Salt marshes to absorb carbon to 2050, but emit it later
OSLO (Reuters) - Salt marshes around the world's coasts will help slow climate change until about 2050 by soaking up greenhouse gases but then risk making the problem even worse as sea levels rise, a study showed on Wednesday.
Plants such as grasses and shrubs - which thrive in salt marshes found from India to the United States - absorb heat-trapping carbon from the air. Much of it then ends up buried in sediment where it no longer stokes global warming.
"The net impact of temperature warming and sea level rise is to increase carbon burial rates in the first half of the twenty-first century," researchers in the journal Nature wrote.
Beyond about 2050, rising sea levels would start water logging plants however, the study said, halting the transfer of carbon into the muddy sediment. "At some point too much flooding is bad," lead author Matthew Kirwan at the University of Virginia told Reuters.
Initially, gradually rising sea levels caused by temperature increases that will melt ice on land and make water in the oceans expand, would help wetland plants grow better. Flooding brings in more nutrients and washes out toxins.
At their peak - around mid-century - the study said salt marshes could absorb about 2 kilos (4.4 lbs) of organic matter per square meter per year, much of it carbon. Marshes could easily withstand a sea level rise of 1 mm (0.04 inch) or more a year, it added.
But absorption would stop and the marshes were likely to start emitting carbon if the rise in sea level accelerated, it said. Wind and waves could then erode the seabed sediment, releasing trapped carbon stored beneath the now-dead salt marsh.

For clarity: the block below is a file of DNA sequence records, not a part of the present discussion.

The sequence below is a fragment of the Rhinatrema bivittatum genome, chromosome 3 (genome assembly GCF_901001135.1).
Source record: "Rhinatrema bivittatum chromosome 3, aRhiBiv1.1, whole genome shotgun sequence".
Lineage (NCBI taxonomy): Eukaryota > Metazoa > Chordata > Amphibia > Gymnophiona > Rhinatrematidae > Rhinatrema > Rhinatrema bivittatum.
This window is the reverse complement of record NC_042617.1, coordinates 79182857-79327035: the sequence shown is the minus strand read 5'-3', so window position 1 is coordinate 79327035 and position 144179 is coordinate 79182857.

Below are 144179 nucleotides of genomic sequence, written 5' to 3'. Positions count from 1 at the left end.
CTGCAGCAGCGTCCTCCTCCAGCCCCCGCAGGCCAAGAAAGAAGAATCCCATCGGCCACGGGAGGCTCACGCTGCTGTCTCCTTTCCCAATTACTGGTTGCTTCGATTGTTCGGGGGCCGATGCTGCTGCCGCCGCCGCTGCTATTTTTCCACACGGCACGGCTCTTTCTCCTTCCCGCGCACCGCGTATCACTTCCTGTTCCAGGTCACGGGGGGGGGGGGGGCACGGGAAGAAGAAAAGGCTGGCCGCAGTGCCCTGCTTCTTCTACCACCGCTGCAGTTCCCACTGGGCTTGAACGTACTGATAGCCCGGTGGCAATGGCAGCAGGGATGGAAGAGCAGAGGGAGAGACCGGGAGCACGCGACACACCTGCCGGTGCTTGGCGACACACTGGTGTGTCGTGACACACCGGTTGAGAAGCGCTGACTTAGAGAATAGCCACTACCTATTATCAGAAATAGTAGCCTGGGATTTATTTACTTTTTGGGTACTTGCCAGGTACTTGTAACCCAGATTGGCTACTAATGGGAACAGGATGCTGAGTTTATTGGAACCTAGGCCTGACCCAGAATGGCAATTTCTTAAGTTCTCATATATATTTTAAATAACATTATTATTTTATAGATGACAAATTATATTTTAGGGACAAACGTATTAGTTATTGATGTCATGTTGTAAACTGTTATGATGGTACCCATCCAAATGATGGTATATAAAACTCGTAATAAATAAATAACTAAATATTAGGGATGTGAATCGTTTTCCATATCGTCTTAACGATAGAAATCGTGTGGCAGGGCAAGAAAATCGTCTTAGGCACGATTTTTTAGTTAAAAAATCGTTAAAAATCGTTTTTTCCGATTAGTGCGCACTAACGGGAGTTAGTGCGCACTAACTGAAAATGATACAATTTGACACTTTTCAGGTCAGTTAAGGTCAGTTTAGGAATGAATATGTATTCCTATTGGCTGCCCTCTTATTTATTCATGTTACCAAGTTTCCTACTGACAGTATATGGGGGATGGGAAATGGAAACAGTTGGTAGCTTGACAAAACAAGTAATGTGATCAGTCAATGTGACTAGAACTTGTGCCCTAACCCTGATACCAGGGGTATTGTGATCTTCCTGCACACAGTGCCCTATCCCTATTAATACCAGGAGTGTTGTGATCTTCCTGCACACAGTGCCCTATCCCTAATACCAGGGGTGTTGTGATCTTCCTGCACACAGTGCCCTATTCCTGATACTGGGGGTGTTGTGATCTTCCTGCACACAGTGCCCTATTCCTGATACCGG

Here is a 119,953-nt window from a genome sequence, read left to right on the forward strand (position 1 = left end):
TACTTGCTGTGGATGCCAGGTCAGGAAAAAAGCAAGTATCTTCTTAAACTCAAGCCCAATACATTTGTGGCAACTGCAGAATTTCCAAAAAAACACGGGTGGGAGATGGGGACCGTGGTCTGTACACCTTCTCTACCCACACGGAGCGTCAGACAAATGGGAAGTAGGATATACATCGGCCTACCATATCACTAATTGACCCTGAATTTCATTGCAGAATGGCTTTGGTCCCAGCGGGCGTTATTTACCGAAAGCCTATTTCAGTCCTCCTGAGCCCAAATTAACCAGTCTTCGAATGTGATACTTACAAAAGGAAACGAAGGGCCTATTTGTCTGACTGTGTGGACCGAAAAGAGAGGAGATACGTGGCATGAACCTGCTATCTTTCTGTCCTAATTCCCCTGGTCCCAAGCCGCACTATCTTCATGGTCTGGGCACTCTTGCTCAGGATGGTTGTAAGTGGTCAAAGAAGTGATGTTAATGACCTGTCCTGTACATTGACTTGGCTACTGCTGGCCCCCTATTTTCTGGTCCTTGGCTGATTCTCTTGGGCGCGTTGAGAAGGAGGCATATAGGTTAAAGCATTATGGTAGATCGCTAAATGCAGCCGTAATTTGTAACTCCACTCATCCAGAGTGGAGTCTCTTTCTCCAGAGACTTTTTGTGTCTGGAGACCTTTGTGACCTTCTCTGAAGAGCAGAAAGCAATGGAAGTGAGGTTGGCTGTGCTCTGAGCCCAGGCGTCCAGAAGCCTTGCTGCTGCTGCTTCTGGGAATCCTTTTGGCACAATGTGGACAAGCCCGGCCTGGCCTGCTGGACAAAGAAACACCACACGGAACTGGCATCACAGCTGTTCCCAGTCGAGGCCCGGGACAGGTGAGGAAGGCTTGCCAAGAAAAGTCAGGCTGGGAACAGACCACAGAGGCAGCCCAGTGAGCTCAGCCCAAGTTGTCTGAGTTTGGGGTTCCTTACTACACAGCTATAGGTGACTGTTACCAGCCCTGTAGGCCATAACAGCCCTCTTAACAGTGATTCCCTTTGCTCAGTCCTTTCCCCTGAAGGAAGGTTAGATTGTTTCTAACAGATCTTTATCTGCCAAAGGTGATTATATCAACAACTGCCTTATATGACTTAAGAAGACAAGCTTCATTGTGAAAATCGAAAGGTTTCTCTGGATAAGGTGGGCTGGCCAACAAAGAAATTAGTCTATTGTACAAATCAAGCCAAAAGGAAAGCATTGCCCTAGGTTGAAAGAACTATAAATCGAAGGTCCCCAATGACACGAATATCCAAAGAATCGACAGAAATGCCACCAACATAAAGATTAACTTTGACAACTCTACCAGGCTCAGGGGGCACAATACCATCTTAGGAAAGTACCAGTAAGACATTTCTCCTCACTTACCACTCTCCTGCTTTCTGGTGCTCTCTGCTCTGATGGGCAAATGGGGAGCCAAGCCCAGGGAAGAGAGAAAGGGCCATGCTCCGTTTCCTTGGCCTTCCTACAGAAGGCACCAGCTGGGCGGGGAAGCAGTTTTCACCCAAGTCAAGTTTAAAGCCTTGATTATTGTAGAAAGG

"If the plant is submerged 100 percent of the time the roots cannot get more oxygen and the plant dies. Once the marsh dies it is not sequestering any carbon," said Kirwan.
RISING SEA LEVELS
The U.N. panel of climate scientists has projected that sea levels will rise by between 18 and 59 cms (7-23 inches) by 2100 or more if Antarctica or Greenland melt faster. Seas are now rising by about 3 mm a year (0.1 inch).
Kirwan said that the "million dollar question" was whether rising seas would simply create more marshes further inland.
"The big catch is whether there will be land available," he said. In many nations, governments seek to protect coasts - from New Orleans in the United States to Amsterdam in the Netherlands - and to prevent the formation of marshes.
He estimated that salt marshes worldwide absorbed between 10 and 130 million tonnes of carbon a year - at the top end of the range roughly equivalent to Italy or Mexico's greenhouse gas emissions.
In 2009, a "Blue Carbon" report by the U.N. Environment Program also said that mangroves, salt marshes and sea grasses captured up to 450 million tonnes of carbon a year. It urged far greater efforts to protect such huge stores.
Kirwan said that his study - with colleague Simon Mudd who works at both the University of Edinburgh and the University of California, Santa Barbara - was the first to try to assess the effect of a rising sea level on salt marshes.
(Reporting By Alister Doyle; Editing by Andrew Osborn)
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